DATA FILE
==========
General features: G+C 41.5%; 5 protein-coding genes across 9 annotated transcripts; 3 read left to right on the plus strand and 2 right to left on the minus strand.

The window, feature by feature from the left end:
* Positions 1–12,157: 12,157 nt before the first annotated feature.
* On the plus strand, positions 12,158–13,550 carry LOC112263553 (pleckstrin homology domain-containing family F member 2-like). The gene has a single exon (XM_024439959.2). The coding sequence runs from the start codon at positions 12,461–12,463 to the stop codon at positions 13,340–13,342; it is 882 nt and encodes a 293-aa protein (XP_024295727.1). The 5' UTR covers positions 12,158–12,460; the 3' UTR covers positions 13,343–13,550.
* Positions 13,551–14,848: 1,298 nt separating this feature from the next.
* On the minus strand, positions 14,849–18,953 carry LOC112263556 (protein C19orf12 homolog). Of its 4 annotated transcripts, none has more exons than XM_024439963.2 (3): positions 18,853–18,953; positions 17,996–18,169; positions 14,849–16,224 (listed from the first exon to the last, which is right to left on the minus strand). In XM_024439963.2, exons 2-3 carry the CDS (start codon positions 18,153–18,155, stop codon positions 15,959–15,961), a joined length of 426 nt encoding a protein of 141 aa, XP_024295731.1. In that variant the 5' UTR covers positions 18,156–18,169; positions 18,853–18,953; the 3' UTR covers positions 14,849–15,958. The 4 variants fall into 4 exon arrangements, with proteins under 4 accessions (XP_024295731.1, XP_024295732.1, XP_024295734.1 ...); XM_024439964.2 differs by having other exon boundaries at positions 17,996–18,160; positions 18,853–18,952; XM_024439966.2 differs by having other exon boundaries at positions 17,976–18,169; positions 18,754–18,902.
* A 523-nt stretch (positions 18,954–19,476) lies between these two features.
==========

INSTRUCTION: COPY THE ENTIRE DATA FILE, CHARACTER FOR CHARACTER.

General features: G+C 41.5%; 5 protein-coding genes across 9 annotated transcripts; 3 read left to right on the plus strand and 2 right to left on the minus strand.

The window, feature by feature from the left end:
* Positions 1–12,157: 12,157 nt before the first annotated feature.
* On the plus strand, positions 12,158–13,550 carry LOC112263553 (pleckstrin homology domain-containing family F member 2-like). The gene has a single exon (XM_024439959.2). The coding sequence runs from the start codon at positions 12,461–12,463 to the stop codon at positions 13,340–13,342; it is 882 nt and encodes a 293-aa protein (XP_024295727.1). The 5' UTR covers positions 12,158–12,460; the 3' UTR covers positions 13,343–13,550.
* Positions 13,551–14,848: 1,298 nt separating this feature from the next.
* On the minus strand, positions 14,849–18,953 carry LOC112263556 (protein C19orf12 homolog). Of its 4 annotated transcripts, none has more exons than XM_024439963.2 (3): positions 18,853–18,953; positions 17,996–18,169; positions 14,849–16,224 (listed from the first exon to the last, which is right to left on the minus strand). In XM_024439963.2, exons 2-3 carry the CDS (start codon positions 18,153–18,155, stop codon positions 15,959–15,961), a joined length of 426 nt encoding a protein of 141 aa, XP_024295731.1. In that variant the 5' UTR covers positions 18,156–18,169; positions 18,853–18,953; the 3' UTR covers positions 14,849–15,958. The 4 variants fall into 4 exon arrangements, with proteins under 4 accessions (XP_024295731.1, XP_024295732.1, XP_024295734.1 ...); XM_024439964.2 differs by having other exon boundaries at positions 17,996–18,160; positions 18,853–18,952; XM_024439966.2 differs by having other exon boundaries at positions 17,976–18,169; positions 18,754–18,902.
* A 523-nt stretch (positions 18,954–19,476) lies between these two features.